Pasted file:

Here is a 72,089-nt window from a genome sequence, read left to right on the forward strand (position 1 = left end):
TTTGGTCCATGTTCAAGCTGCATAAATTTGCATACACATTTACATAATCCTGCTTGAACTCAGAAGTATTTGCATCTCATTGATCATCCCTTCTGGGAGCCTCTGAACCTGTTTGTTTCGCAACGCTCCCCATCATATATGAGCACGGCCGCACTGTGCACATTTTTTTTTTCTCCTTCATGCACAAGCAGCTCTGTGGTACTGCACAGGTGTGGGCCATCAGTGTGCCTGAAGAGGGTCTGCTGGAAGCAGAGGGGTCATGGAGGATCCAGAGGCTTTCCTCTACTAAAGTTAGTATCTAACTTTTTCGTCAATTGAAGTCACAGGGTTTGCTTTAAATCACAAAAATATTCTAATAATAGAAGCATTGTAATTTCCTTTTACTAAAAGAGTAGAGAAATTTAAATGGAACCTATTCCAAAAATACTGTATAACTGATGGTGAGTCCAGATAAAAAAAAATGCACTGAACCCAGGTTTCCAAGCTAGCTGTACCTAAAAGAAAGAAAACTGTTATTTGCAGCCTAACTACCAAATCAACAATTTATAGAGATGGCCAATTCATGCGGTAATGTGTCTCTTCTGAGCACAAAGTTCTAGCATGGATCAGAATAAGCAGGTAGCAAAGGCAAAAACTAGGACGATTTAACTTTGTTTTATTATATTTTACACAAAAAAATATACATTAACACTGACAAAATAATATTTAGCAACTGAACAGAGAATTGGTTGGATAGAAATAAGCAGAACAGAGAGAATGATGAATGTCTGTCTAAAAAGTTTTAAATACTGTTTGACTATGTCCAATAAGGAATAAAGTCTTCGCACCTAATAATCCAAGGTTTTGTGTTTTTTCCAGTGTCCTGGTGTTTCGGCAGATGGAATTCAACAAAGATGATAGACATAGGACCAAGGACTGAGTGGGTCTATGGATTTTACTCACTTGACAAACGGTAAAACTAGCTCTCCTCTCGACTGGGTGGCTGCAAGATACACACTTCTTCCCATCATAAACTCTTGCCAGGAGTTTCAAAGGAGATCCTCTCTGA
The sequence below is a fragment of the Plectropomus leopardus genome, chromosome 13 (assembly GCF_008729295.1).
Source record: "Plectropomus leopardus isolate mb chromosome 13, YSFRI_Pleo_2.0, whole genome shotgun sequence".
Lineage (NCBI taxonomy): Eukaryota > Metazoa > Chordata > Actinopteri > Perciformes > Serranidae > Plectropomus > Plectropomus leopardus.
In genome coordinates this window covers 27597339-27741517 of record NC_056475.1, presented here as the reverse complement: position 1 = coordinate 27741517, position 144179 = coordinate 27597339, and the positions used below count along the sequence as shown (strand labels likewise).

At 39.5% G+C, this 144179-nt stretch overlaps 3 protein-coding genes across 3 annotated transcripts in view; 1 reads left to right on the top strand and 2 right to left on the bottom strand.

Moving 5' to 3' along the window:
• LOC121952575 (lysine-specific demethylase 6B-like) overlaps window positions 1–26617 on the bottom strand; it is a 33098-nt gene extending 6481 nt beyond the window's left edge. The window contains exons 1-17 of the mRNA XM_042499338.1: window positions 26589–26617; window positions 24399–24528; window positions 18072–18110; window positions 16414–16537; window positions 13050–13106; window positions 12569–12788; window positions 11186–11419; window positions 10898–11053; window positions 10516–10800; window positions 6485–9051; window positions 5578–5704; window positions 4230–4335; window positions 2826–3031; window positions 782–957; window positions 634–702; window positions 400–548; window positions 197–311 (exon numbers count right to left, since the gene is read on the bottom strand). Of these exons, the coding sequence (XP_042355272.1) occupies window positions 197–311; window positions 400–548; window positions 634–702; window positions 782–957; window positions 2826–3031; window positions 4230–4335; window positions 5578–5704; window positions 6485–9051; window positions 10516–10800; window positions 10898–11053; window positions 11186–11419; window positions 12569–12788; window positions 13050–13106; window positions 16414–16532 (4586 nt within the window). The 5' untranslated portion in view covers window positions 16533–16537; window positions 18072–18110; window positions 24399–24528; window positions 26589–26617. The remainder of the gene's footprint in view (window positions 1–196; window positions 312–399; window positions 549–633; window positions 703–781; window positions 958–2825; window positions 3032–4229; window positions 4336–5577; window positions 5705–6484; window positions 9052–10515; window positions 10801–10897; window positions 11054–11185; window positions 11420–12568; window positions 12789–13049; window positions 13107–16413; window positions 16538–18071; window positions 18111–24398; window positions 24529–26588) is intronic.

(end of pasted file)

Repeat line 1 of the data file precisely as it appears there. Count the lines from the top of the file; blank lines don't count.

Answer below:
Here is a 72,089-nt window from a genome sequence, read left to right on the forward strand (position 1 = left end):